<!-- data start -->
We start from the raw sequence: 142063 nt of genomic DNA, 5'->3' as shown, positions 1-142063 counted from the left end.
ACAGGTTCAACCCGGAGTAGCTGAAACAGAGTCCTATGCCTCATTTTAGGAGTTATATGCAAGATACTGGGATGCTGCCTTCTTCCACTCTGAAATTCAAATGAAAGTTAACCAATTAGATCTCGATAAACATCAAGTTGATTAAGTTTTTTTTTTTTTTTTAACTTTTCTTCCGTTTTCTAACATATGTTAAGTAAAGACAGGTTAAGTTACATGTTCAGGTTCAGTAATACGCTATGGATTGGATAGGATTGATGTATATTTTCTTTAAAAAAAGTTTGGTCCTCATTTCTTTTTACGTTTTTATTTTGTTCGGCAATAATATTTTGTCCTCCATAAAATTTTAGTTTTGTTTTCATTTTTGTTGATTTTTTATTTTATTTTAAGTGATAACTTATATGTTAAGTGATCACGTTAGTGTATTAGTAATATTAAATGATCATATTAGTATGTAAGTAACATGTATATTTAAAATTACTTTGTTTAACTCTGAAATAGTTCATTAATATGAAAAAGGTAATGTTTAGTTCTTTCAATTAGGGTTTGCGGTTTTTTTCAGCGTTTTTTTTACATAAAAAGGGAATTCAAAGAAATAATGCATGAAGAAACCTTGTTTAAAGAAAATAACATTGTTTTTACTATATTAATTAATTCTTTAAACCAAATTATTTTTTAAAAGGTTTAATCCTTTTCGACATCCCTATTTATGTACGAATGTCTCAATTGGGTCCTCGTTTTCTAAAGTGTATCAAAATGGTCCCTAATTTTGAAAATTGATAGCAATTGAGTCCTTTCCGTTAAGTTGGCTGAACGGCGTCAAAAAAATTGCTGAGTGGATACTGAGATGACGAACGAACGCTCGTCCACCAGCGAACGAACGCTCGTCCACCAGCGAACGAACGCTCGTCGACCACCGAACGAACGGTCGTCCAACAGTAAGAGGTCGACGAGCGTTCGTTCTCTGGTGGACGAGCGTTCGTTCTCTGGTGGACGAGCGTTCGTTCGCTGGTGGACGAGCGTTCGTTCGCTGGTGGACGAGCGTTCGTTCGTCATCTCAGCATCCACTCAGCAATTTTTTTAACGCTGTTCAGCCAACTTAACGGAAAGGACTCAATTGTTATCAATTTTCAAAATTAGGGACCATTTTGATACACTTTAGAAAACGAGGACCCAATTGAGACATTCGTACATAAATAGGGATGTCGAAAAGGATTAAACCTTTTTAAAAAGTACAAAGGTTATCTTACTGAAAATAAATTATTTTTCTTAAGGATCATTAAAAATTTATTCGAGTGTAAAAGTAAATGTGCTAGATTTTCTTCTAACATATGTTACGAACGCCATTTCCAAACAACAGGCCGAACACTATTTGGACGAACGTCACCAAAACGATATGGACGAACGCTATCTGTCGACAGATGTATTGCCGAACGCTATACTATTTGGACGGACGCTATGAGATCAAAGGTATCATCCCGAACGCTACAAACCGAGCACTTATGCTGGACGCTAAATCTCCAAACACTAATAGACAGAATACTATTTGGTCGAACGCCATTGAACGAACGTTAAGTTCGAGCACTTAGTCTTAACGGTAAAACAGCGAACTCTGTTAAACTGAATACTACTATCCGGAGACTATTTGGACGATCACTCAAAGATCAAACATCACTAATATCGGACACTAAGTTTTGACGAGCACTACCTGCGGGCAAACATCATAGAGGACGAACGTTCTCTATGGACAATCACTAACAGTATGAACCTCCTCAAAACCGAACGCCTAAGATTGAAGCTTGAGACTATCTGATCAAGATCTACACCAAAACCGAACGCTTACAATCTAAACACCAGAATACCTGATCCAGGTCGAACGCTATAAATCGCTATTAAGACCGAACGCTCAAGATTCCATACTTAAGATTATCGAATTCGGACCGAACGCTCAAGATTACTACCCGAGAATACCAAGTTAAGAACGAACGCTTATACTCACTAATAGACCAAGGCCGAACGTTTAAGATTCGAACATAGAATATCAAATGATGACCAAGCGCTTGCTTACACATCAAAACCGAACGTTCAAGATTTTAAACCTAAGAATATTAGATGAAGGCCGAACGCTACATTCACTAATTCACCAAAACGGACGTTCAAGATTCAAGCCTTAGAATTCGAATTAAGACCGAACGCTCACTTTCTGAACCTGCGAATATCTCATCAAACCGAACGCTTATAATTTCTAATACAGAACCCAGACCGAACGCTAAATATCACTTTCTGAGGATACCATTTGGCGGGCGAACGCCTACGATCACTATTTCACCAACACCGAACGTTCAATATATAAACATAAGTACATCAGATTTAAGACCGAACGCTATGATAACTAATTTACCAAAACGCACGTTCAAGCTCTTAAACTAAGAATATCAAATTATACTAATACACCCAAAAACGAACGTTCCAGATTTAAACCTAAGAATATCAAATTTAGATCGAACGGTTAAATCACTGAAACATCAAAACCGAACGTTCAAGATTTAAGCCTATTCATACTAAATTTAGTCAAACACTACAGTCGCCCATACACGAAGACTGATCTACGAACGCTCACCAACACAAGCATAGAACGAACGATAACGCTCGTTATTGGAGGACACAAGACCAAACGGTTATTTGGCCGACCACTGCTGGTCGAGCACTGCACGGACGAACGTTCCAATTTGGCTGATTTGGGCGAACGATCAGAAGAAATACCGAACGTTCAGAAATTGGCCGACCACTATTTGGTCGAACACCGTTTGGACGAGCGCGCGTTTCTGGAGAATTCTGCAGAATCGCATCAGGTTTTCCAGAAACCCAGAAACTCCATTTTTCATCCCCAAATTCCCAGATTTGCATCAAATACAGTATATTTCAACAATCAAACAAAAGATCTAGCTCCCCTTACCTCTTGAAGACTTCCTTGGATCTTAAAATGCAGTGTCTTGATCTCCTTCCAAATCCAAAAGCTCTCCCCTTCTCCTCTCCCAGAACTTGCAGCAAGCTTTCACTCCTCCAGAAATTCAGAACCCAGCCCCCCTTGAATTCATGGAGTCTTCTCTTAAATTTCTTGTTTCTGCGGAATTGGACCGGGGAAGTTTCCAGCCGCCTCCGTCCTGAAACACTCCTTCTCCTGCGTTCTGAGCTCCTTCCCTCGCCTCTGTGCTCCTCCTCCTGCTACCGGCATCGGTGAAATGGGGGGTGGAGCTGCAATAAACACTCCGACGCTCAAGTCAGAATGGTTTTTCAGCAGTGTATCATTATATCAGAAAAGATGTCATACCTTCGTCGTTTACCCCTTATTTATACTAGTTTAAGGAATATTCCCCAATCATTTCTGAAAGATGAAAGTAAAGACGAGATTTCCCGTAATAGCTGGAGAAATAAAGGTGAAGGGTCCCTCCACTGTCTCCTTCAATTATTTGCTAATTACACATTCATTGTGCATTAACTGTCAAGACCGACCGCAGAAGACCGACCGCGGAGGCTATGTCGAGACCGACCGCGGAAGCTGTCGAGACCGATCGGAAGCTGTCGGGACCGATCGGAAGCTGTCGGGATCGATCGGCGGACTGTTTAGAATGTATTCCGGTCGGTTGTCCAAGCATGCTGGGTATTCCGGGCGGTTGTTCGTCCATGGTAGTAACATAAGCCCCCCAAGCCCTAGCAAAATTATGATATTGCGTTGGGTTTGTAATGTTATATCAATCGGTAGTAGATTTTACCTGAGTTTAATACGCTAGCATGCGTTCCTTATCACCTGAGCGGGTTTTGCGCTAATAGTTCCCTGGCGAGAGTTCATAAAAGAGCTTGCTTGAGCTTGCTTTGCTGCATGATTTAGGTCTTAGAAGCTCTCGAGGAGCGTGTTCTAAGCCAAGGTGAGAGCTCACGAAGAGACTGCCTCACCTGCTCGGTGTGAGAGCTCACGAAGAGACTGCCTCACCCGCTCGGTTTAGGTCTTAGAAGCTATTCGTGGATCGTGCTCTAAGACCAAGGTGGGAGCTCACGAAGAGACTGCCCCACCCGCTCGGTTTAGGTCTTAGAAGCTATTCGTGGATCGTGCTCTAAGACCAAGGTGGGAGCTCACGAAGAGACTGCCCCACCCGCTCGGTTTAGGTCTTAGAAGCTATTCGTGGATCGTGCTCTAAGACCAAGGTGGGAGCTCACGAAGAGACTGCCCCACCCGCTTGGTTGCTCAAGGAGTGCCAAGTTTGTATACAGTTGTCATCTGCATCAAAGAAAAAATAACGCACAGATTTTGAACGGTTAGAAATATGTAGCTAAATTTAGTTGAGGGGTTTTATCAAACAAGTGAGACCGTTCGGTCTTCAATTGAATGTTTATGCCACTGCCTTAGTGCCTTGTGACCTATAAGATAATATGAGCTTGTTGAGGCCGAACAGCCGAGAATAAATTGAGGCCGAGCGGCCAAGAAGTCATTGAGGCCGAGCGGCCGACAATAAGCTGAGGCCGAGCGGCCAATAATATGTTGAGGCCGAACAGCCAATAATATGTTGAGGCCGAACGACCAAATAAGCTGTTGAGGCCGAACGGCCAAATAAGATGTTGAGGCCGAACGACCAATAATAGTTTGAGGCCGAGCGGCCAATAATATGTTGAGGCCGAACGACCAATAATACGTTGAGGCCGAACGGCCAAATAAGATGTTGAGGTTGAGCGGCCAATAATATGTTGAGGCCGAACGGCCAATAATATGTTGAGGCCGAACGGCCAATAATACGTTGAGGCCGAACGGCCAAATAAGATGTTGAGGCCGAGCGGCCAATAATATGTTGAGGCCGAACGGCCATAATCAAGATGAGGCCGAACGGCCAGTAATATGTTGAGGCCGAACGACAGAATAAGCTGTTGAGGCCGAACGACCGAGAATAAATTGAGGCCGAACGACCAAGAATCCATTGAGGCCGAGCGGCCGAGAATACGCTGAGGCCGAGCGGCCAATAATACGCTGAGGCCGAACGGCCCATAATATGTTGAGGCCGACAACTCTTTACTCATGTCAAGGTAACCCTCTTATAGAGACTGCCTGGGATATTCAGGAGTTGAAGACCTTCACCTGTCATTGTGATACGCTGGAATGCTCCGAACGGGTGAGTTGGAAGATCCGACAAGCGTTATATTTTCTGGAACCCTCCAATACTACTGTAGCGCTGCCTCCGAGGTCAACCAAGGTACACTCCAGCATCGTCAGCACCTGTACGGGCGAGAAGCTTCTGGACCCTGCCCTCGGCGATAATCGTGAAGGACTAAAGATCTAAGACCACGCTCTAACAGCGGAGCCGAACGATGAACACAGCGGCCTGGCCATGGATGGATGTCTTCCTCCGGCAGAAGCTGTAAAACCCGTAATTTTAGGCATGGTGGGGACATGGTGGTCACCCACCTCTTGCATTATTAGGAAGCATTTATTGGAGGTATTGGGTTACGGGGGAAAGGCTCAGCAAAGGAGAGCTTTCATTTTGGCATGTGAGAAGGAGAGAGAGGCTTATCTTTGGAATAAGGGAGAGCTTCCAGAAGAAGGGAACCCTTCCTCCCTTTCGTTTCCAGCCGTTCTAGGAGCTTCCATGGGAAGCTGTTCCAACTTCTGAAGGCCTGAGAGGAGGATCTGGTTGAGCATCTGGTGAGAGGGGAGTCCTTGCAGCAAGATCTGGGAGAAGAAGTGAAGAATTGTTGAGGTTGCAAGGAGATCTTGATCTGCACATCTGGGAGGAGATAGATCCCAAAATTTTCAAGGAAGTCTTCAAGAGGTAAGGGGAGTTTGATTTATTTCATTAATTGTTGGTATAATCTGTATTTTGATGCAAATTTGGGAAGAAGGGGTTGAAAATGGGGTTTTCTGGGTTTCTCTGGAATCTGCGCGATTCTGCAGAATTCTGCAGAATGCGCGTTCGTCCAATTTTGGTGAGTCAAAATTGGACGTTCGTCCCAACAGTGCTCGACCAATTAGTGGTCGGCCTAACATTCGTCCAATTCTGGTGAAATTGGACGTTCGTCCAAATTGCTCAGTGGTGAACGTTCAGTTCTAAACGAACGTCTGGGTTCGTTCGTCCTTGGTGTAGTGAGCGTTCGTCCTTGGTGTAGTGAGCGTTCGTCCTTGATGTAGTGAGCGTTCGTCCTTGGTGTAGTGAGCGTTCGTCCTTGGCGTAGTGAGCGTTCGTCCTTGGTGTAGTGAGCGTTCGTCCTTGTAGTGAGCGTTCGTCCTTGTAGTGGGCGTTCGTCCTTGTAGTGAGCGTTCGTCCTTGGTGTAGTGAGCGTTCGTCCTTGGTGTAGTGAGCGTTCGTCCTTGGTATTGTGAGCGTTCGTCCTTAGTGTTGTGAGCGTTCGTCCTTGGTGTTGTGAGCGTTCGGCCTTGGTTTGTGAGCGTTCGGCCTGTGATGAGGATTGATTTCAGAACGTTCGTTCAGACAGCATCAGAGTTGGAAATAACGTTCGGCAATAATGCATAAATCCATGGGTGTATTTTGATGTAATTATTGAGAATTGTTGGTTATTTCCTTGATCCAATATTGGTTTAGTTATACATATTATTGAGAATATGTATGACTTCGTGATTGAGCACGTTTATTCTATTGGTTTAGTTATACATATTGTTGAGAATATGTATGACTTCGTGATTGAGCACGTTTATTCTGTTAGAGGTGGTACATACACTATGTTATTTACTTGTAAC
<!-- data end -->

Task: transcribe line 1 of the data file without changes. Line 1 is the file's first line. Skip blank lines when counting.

We start from the raw sequence: 142063 nt of genomic DNA, 5'->3' as shown, positions 1-142063 counted from the left end.